How we move on after another slaughter of a Jewish family?

The answer is: Absolutely not. A part of us never moves on. A part of us never stops crying and hurting for the Fogel Family of Itamar Israel and for every Jew slain just because he or she had Jewish blood flowing in their sinews.

Sixty times a day we remember the Roman massacres of one million Jews in 70 CE and the destruction of Jerusalem. We recall Amalek, in our generation Hitler, every single day. Every Sabbath we recite a prayer for every single Jewish child or adult ever killed because he or she was Jewish.

We do not forget. We do not just move on to the cholent! We cry and we remember. And we must fight back! And not become dull to the horrors of what our enemies will continue to do if we do not uproot terror completely.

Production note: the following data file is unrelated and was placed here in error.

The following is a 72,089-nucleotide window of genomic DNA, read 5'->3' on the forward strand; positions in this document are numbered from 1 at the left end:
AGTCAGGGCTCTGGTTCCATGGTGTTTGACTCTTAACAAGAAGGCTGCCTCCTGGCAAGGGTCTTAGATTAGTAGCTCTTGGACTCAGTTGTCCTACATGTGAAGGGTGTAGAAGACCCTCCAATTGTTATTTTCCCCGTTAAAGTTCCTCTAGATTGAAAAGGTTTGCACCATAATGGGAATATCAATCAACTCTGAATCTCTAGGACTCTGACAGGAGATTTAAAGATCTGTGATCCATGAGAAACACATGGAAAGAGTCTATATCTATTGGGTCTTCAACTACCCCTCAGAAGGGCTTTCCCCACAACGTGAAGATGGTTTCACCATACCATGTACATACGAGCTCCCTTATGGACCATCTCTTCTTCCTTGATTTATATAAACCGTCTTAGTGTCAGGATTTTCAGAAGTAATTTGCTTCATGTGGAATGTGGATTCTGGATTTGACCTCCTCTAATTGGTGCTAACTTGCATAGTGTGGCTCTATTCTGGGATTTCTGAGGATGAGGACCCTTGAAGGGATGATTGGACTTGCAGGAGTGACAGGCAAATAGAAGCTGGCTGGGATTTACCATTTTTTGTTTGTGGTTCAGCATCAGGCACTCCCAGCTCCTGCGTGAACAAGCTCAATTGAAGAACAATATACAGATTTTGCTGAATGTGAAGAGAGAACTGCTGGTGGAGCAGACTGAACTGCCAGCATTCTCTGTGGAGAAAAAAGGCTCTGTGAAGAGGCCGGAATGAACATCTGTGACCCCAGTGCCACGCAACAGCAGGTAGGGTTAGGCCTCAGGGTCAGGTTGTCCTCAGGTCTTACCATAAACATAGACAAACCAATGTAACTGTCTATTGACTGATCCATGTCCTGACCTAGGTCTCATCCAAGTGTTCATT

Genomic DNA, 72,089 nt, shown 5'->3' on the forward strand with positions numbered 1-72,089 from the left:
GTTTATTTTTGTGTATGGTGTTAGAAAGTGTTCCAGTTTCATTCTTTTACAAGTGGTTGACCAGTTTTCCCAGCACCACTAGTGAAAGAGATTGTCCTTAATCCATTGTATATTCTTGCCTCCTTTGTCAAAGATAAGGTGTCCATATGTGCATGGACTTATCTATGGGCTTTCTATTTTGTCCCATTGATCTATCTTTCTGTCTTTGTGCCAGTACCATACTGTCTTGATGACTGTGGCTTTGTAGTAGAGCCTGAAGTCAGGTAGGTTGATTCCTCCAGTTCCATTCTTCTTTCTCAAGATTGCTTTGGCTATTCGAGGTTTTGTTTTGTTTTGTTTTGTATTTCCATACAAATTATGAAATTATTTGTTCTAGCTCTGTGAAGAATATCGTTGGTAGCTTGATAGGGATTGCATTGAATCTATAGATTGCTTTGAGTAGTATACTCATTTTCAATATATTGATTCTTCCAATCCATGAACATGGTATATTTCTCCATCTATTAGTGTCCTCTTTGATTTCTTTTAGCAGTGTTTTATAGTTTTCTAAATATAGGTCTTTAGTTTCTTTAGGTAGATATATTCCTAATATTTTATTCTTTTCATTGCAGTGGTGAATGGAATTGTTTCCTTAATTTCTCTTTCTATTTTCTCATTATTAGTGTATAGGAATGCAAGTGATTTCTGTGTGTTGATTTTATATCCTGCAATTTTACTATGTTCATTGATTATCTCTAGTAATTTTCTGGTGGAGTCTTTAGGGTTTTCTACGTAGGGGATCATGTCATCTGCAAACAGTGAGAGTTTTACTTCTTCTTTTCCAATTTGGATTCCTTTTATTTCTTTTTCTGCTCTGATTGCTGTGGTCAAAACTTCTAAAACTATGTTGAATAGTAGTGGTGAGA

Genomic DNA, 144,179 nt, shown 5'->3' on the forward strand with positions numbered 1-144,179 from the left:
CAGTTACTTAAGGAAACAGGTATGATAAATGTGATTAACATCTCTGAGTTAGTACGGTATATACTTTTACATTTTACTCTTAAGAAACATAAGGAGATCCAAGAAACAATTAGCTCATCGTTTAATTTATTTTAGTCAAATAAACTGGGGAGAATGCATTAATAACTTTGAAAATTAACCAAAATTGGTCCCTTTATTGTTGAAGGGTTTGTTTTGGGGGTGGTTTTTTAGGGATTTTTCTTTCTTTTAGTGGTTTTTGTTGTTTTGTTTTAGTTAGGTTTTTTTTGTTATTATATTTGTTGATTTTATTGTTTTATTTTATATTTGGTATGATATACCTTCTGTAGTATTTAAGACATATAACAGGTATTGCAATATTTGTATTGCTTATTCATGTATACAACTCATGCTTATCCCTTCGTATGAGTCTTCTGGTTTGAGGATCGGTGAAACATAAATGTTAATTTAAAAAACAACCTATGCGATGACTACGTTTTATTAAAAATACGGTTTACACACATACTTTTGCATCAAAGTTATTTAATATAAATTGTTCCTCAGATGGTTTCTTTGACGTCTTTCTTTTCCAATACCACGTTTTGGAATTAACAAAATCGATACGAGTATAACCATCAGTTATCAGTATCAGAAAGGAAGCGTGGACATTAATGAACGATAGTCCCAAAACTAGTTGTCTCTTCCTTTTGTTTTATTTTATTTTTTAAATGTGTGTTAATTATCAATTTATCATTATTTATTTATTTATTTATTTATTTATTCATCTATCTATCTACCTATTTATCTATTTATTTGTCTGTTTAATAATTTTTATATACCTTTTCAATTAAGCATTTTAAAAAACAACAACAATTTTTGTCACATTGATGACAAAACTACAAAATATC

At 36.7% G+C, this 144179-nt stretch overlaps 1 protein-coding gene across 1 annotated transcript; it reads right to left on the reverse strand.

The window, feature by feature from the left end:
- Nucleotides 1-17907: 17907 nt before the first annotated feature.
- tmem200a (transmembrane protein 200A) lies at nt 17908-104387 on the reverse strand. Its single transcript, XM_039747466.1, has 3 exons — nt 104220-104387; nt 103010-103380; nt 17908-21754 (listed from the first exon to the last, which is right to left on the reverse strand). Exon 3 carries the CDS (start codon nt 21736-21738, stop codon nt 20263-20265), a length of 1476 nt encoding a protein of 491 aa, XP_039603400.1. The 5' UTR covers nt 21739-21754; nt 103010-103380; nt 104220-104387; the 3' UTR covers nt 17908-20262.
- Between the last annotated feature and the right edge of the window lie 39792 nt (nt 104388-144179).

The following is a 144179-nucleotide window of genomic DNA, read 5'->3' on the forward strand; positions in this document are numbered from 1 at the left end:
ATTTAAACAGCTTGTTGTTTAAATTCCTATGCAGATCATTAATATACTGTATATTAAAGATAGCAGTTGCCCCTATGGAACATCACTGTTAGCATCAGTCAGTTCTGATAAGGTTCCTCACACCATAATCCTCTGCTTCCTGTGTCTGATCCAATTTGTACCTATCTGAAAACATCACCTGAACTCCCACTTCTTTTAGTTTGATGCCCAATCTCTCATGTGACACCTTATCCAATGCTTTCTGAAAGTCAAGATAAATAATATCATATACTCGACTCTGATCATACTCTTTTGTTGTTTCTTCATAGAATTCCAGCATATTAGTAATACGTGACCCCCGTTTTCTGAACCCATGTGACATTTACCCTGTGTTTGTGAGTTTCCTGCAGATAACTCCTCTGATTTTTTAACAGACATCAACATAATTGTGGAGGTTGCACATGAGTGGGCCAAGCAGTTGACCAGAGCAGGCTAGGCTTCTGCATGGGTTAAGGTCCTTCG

Yet we have the ability to perform another courageous act: To move on. To build life. To celebrate life, to continue the march of a bloody and violent world toward redemption. There is a bigger picture we cannot understand. And we must not become completely defined by any loss as horrific as it is. We must take our tears and transform them into positive action.

As Jews, we always handle these two perspectives. One tells us, to acknowledge the truth of our pain and hurt, to know that there is a void which will never be filled; the other tells us—the symphony must continue and the music must go on.

We need them both.